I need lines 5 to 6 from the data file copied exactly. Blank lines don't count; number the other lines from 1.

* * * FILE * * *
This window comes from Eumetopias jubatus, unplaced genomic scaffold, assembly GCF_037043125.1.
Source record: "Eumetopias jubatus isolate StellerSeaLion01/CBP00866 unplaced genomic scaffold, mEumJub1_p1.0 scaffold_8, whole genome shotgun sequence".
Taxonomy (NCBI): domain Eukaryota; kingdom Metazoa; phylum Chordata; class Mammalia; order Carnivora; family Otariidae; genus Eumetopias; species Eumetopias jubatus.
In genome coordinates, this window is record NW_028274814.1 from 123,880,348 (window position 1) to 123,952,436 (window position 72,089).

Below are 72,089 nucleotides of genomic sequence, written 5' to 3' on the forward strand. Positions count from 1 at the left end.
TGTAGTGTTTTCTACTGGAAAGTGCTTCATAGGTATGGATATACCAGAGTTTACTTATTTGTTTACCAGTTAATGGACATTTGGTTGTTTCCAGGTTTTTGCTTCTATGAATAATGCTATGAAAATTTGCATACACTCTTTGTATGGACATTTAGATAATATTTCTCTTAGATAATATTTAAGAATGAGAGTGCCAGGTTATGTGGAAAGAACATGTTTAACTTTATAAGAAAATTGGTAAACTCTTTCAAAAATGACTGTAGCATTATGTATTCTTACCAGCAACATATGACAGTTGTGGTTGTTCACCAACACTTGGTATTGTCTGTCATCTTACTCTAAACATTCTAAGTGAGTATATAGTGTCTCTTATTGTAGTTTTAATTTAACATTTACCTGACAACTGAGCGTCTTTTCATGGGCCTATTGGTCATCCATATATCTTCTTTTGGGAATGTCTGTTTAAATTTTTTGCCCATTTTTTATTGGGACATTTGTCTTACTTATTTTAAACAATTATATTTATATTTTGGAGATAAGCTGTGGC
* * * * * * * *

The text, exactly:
Below are 72,089 nucleotides of genomic sequence, written 5' to 3' on the forward strand. Positions count from 1 at the left end.
TGTAGTGTTTTCTACTGGAAAGTGCTTCATAGGTATGGATATACCAGAGTTTACTTATTTGTTTACCAGTTAATGGACATTTGGTTGTTTCCAGGTTTTTGCTTCTATGAATAATGCTATGAAAATTTGCATACACTCTTTGTATGGACATTTAGATAATATTTCTCTTAGATAATATTTAAGAATGAGAGTGCCAGGTTATGTGGAAAGAACATGTTTAACTTTATAAGAAAATTGGTAAACTCTTTCAAAAATGACTGTAGCATTATGTATTCTTACCAGCAACATATGACAGTTGTGGTTGTTCACCAACACTTGGTATTGTCTGTCATCTTACTCTAAACATTCTAAGTGAGTATATAGTGTCTCTTATTGTAGTTTTAATTTAACATTTACCTGACAACTGAGCGTCTTTTCATGGGCCTATTGGTCATCCATATATCTTCTTTTGGGAATGTCTGTTTAAATTTTTTGCCCATTTTTTATTGGGACATTTGTCTTACTTATTTTAAACAATTATATTTATATTTTGGAGATAAGCTGTGGC